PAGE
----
Electrosurgical current

Thermal injury is thought to play a role in causing pancreatitis after sphincterotomy. A pure-cut current results in lesser edema than a blended current; therefore, a pure-cut current might reduce the incidence of PEP.12 A meta-analysis reported no significant difference in the incidence of PEP between pure-cut and blended currents, and the incidence of PEP does not seem to be influenced by the type of electrosurgical current used.13

Endoscopic papillary balloon dilation

Endoscopic papillary balloon dilation (EPBD) is a technique used to dilate the biliary sphincter while avoiding sphincterotomy to facilitate the removal of biliary stones. A randomized controlled trial (RCT) demonstrated that the technique was associated with a significantly increased risk of PEP, with two deaths occurring during the trial due to pancreatitis.14 In addition, a meta-analysis showed that PEP occurred more commonly in the EPBD group than in the sphincterotomy group (7.4% vs. 4.3%, p=0.05).15 Therefore, EPBD with <10-mm diameter balloons is generally in patients with a bleeding tendency or altered anatomy (such as Billroth II anastomosis) when sphincterotomy is difficult. Recently, several studies have demonstrated that large balloon dilation (12 to 20 mm) of the distal common bile duct and ampulla after sphincterotomy is a well-tolerated and effective technique for the removal of biliary stones without increasing the PEP rate.16,17 However, the size of the balloon should be selected according to the sizes of the ampulla, bile duct, and stone.

Sphincter of Oddi manometry

To reduce the risk of perfusion-related hydrostatic pancreatic injury, alternative catheters such as a modified triple-lumen perfusion catheter with simultaneous aspiration or a microtransducer catheter have been developed. Two RCTs showed a significantly lower incidence of PEP with the modified catheter than with the standard perfusion catheter (3.0% vs. 23.5%, p=0.01; 3.1% vs. 13.8%, p<0.05), and another RCT showed no episodes of PEP.18,19,20


Guide wire-assisted cannulation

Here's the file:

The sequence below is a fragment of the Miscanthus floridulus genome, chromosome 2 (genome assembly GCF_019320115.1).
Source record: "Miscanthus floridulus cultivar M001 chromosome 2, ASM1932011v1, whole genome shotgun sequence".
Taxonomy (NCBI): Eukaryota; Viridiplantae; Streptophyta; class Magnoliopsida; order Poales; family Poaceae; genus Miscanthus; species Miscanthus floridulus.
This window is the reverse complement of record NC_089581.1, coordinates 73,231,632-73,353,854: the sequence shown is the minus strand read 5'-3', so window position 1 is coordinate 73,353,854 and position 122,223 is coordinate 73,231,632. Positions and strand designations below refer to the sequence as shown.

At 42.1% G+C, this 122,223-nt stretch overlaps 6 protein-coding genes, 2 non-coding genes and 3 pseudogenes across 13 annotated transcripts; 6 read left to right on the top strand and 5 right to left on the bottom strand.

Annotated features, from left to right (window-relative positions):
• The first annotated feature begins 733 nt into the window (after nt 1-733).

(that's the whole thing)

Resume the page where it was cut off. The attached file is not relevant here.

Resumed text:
The use of a guide wire as a primary cannulation device, either by pushing the wire directly into the papilla or by inserting the catheter into the papilla and then advancing the guide wire, has been increasing. Guide wire-assisted cannulation allows dye-free access. As the wires do not produce hydrostatic overpressure, careful guide wire entry into the pancreas during attempts at biliary cannulation does not increase the risk of pancreatitis. In an RCT, guide wire-assisted cannulation showed no PEP, with a cannulation rate of 98.5%.21 A retrospective study also reported that guide wire-assisted cannulation can be performed with a success rate of 97% and a PEP rate of 1%.22 In a meta-analysis, guide wire-assisted cannulation also showed a reduction in PEP compared with contrast-assisted cannulation (3.2% vs. 8.7%).23 In two meta-analyses, the odds ratios for the prevention of PEP were lower in the guide wire-assisted cannulation group in compared with the standard contrast cannulation group: 0.38 (95% confidence interval [CI], 0.19 to 0.76) and 0.23 (95% CI, 0.13 to 0.41), respectively.23,24 However, in another meta-analysis, no significant statistical difference in the incidence of PEP was observed between the two techniques (p=0.09).25 The most common methods involve the use of a single-guide wire technique (SGT) or a double-guide wire technique (DGT), in which a wire is inserted into the pancreatic duct and the cannulation device is passed alongside the guide wire (Fig. 1). In the first RCT, no cases of PEP occurred.26 However, another RCT showed a higher rate of PEP in patients undergoing DGT as opposed to SGT (17% vs. 8%).27 On the other hand, a retrospective study did not show a significant difference in the rate of PEP between the two techniques (5.3% vs. 6.1%).28 In an RCT, the incidence of PEP was lower in a 5-Fr pancreatic stent (PS) placement group than in a non-PS placement group after DGT (2.9% vs. 23%).29 Therefore, prophylactic PS placement should be considered when DGT is used in patients with difficult cannulation. Nowadays, many experienced endoscopists use a hybrid guide wire-assisted cannulation and standard contrast-assisted cannulation technique with minimal contrast medium to outline the distal ducts with wire probes. This type of hybrid technique may avoid pancreatic ductal injury, but has not been formally evaluated.

Fig. 1